Another theory that cons advance is that libs harbor a “power hungry” or “nanny” instinct. As Thomas Sowell put it so well in his classic Vision of the Anointed, and as Jonah Goldberg put it in Liberal Fascism, conservatives by and large just want to be left alone. We want less government interference in our lives and in society as a whole. As a joke I recently heard puts it, “Have you heard about the massive Tea Party conspiracy? They want to take over the federal government, then leave everybody the heck alone.” If you take Leftism to its extreme, it’s Communism. If you take Conservatism to its extreme, you get anarchy. Now, anarchy is really really bad. And no one seriously wants that. But we want—as a general rule—to have less control by force over peoples’ lives, not more.
Here's a cartoon I saw recently which illustrates the converse of this pretty well:
Here's a cartoon I saw recently which illustrates the converse of this pretty well:
Libs—with two exceptions, which we’ll examine momentarily—tend to want to control more and more of your life. As a thought experiment, when you get up next morning, try to find something that isn’t regulated by government. The bed you wake up in. The light switch you turn on. The electricity that powers it. The carpet you step out onto. The milk you pull out of the fridge. The clothes you wear. The car you drive to work. Et cetera. I’m not saying that all government is bad. But libs are always looking to regulate our lives more.
There are just a couple of issues I can think of off the top of my head in which the cons are more in favor of government regulation than the libs. One I can think of is abortion. Some libs are uncomfortable with abortion, and there are some Pro-Life Democrats. But those numbers are rapidly dwindling, especially at the national level. By and large—and reflected in their party platform and in their leaders’ statements—they tend to oppose any restrictions on the practice.
Another is the illegal drug trade. Conservatives tend to be more in favor of continuing the war on illegal drugs, such as marijuana, heroin, or cocaine, while libs tend to be more ambivalent towards the current drug policies. We should note concerning this, however, that support for or opposition against the current drug policies often crosses party lines: There are some Republicans (with a libertarian streak) who want to decriminalize “pot,” while there are quite a few Democrats who don’t want to change our drug policy, or at least aren’t making any such change a priority. I myself am trying to work out a coherent (not to mention biblical) viewpoint on this issue, and I kind of go back and forth on it.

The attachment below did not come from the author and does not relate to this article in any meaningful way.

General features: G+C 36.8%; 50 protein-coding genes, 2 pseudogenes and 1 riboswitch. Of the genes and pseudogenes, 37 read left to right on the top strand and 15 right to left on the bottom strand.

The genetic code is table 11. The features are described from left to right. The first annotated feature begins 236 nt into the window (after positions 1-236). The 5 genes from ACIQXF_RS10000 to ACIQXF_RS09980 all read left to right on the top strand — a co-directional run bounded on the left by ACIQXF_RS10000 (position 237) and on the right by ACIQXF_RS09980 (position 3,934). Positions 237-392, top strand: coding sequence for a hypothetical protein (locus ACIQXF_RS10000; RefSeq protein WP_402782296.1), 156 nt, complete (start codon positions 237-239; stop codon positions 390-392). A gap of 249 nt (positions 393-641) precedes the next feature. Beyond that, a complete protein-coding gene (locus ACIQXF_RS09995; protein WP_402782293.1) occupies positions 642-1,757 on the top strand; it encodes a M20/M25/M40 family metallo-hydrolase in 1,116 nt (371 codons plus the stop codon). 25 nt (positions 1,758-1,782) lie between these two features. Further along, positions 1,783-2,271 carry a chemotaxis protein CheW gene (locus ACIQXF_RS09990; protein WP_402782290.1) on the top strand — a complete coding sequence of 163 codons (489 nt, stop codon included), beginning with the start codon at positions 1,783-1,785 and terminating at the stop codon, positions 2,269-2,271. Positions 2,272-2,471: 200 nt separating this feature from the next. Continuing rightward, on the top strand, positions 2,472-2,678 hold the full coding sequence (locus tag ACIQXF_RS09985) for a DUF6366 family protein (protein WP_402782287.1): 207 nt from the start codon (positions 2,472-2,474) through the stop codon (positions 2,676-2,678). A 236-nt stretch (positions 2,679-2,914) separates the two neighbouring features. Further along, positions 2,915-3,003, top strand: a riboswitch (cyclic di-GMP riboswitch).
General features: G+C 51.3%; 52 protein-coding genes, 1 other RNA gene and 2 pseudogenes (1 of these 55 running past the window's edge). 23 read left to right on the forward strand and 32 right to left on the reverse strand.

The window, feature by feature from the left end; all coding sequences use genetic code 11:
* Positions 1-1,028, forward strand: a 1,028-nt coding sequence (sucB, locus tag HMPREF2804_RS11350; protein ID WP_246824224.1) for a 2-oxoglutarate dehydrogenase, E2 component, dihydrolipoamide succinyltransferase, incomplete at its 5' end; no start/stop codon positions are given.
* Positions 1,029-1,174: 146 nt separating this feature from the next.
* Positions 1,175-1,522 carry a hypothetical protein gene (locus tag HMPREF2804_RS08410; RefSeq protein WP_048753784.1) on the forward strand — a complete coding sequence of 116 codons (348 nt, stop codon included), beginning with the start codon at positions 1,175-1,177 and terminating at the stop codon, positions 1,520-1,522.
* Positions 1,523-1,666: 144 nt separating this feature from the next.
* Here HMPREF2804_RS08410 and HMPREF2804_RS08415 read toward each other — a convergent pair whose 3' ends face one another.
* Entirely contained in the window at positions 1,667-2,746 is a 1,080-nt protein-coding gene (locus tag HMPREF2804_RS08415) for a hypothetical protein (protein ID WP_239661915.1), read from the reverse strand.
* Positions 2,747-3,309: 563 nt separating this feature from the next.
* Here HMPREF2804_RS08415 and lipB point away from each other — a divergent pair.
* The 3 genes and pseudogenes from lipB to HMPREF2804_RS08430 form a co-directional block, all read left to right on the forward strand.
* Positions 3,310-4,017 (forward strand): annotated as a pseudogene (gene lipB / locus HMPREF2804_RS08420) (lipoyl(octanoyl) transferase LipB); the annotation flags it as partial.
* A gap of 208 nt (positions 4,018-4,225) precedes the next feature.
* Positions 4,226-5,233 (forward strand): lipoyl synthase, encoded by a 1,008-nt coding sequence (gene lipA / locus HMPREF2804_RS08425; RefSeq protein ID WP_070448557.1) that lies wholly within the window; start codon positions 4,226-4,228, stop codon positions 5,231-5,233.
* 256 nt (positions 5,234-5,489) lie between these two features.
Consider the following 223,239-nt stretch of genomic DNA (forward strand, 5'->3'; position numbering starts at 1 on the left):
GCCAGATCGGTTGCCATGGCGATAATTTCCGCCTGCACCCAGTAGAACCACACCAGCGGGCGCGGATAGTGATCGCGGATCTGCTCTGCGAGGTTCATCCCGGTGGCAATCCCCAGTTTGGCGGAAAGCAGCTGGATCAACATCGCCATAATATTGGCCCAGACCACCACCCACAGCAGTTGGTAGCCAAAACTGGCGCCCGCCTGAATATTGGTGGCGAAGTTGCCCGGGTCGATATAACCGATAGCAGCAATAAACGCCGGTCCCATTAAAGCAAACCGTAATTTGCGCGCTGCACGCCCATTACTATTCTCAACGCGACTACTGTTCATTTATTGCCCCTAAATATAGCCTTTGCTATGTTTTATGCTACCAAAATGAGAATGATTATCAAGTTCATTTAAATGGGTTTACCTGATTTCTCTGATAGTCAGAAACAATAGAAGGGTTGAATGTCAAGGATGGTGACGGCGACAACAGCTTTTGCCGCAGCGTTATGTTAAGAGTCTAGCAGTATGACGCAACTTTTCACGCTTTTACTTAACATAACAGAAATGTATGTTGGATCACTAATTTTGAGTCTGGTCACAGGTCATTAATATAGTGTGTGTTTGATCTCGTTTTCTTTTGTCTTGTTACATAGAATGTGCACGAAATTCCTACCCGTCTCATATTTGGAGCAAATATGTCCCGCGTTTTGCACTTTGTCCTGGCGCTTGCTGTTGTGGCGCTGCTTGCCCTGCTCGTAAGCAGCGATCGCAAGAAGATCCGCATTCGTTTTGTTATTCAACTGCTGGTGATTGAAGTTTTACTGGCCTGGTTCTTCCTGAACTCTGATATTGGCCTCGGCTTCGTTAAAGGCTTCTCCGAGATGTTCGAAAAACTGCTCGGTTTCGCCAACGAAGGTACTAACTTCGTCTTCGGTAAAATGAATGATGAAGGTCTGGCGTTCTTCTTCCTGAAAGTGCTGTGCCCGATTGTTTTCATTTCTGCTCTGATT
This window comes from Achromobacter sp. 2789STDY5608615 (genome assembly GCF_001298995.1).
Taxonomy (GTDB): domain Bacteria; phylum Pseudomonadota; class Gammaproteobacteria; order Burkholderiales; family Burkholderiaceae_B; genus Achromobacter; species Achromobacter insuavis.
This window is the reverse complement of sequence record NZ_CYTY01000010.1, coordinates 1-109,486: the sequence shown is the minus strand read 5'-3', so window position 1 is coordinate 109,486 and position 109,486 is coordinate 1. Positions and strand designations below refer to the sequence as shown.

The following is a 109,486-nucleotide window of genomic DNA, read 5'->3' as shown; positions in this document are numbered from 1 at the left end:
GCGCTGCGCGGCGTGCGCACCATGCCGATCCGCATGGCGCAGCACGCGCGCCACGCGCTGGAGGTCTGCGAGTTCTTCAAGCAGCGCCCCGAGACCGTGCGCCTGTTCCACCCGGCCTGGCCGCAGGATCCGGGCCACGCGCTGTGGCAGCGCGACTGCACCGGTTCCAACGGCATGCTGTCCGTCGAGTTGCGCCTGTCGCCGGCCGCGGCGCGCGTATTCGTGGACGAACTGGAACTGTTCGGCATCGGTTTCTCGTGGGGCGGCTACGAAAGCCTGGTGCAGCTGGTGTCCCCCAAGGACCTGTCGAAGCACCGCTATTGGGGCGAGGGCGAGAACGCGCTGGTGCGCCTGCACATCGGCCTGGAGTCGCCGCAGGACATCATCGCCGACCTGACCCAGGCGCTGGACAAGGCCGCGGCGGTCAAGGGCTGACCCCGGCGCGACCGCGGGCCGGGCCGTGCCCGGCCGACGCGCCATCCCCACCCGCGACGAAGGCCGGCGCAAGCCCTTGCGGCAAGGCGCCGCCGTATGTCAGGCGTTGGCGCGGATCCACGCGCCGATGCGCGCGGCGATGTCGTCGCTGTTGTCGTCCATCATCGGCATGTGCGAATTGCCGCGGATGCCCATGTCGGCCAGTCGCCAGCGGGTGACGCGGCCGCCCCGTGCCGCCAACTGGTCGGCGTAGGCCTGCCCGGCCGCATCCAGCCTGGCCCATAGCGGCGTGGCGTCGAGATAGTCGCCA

Some might answer “But Keith, what about homosexuality and same-sex marriage? Don’t you want to tell people how to run their lives in that arena?” Well, I don’t know of any Christian who’s openly proposing to make homosexual practice illegal. I don’t think it’s the government’s job to regulate personal sexual practices; it’s the church’s job to share the Good News of Christ and call for repentance from all types of sin. What we can’t accomplish by prayer and persuasion we leave alone. But what most conservatives are officially opposed to is the legal redefinition of marriage to include homosexual couples. To expand this definition of marriage, to include all the legal benefits, is an expansion of state power, not a diminution of it.
But my point is that with a handful of exceptions, libs generally want to control your personal life more (with the force of government), while cons generally want to control your life less. We might come off as more moralistic, since we typically bemoan cultural and societal trends which we see as negative, such as the acceptance of homosexuality and other forms of sexual immorality. But to be brutally frank, the notion that libs are more tolerant of dissent is risible. They tend to be tolerant of people they like and who think like them. Others, not so much.
As I hope I’ve made clear, both of the theories above (emotion vs. logic, control vs. freedom) have some merit to them. But there is one aspect to the Left/Right divide which I think isn't discussed enough, and I want to correct that. There's a pattern I've noticed between political/social conservatives and those on the Left.
And that paradigm is. . . distinctions. Whether you tend to blur them or acknowledge them. The liberal viewpoint typically discounts them or ignores them, while the conservative focuses on them and tries to act accordingly. I think that this dividing line, this fork in the road, leads to just about every other position on which they part ways.
I’m running a bit long here, so I’ll go into this more in the next post.